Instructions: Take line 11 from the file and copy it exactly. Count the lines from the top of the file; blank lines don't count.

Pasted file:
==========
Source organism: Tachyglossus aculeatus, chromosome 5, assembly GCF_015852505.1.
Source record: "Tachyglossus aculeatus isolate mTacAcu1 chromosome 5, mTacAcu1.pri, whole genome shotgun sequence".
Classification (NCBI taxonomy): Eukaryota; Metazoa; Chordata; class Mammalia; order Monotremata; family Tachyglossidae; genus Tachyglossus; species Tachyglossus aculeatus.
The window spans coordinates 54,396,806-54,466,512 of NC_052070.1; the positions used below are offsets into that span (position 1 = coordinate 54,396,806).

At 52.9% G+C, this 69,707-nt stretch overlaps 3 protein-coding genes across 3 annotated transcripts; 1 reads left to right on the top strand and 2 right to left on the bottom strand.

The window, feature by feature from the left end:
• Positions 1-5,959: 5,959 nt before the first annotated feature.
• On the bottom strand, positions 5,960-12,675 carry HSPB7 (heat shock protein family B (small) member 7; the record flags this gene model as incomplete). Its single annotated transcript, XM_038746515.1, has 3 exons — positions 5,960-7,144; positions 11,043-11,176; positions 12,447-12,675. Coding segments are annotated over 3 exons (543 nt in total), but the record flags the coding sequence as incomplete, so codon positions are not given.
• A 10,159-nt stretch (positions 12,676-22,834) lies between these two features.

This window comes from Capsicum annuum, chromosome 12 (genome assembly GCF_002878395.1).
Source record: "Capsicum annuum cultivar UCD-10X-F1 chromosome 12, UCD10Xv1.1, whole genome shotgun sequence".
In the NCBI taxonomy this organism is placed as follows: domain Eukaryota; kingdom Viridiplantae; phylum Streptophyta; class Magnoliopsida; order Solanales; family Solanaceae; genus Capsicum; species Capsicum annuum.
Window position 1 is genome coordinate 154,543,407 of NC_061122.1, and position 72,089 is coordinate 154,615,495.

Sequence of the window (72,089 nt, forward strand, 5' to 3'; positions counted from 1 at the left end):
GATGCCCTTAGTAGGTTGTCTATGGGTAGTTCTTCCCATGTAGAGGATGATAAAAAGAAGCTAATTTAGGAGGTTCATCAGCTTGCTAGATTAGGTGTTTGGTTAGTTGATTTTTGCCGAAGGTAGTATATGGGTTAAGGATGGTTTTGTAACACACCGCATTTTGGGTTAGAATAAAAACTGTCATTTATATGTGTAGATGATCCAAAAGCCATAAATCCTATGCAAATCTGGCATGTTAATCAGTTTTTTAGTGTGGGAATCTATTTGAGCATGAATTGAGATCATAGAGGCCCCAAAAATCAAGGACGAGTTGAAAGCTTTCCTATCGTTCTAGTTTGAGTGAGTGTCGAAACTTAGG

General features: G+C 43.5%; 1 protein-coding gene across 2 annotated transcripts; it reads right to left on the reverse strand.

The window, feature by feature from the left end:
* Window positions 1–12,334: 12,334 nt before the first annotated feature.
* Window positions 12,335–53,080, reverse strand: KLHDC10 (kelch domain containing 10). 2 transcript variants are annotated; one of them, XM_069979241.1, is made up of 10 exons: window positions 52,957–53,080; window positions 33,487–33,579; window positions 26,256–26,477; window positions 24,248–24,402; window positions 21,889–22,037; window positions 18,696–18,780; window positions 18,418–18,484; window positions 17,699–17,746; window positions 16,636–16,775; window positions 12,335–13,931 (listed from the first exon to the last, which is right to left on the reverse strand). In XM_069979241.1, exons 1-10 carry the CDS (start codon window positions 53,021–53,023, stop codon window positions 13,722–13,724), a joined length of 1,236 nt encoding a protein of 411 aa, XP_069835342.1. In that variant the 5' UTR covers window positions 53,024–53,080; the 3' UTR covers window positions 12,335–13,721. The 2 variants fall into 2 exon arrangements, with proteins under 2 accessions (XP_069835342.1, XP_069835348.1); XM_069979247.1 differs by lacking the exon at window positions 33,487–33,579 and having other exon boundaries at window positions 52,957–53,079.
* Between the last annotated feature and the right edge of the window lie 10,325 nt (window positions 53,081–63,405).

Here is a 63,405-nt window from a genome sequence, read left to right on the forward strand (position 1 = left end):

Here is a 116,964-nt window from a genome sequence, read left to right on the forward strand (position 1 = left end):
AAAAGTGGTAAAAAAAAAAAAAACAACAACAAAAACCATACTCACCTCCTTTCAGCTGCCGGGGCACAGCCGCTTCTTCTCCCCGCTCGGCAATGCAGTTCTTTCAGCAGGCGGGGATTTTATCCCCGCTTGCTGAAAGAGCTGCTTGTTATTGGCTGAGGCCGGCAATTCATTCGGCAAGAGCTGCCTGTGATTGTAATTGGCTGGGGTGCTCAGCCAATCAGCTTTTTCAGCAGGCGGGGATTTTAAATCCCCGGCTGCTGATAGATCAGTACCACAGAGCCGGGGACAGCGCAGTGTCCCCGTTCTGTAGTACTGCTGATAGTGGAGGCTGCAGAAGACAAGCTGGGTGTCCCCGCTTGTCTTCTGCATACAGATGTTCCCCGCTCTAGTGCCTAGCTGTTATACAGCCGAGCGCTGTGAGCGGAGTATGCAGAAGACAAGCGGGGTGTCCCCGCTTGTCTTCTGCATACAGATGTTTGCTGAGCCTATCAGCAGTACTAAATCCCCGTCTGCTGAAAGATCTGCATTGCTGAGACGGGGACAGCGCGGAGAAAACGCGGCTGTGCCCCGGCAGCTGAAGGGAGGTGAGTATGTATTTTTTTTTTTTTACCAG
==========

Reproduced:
Source record: "Capsicum annuum cultivar UCD-10X-F1 chromosome 12, UCD10Xv1.1, whole genome shotgun sequence".